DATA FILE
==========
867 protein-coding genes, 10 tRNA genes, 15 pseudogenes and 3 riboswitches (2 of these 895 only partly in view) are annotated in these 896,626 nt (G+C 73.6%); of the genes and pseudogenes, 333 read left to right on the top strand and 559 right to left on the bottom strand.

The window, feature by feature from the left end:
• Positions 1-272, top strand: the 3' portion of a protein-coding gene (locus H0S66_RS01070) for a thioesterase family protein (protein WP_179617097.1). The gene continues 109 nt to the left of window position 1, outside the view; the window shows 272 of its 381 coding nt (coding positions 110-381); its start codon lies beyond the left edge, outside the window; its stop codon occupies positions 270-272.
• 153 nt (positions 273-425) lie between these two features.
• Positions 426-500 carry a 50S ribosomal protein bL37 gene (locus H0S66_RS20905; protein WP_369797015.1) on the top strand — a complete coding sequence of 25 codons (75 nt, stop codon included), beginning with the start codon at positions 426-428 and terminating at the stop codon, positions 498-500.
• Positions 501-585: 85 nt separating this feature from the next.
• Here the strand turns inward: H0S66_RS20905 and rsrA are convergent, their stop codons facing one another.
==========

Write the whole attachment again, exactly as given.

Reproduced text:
867 protein-coding genes, 10 tRNA genes, 15 pseudogenes and 3 riboswitches (2 of these 895 only partly in view) are annotated in these 896,626 nt (G+C 73.6%); of the genes and pseudogenes, 333 read left to right on the top strand and 559 right to left on the bottom strand.

The window, feature by feature from the left end:
• Positions 1-272, top strand: the 3' portion of a protein-coding gene (locus H0S66_RS01070) for a thioesterase family protein (protein WP_179617097.1). The gene continues 109 nt to the left of window position 1, outside the view; the window shows 272 of its 381 coding nt (coding positions 110-381); its start codon lies beyond the left edge, outside the window; its stop codon occupies positions 270-272.
• 153 nt (positions 273-425) lie between these two features.
• Positions 426-500 carry a 50S ribosomal protein bL37 gene (locus H0S66_RS20905; protein WP_369797015.1) on the top strand — a complete coding sequence of 25 codons (75 nt, stop codon included), beginning with the start codon at positions 426-428 and terminating at the stop codon, positions 498-500.
• Positions 501-585: 85 nt separating this feature from the next.
• Here the strand turns inward: H0S66_RS20905 and rsrA are convergent, their stop codons facing one another.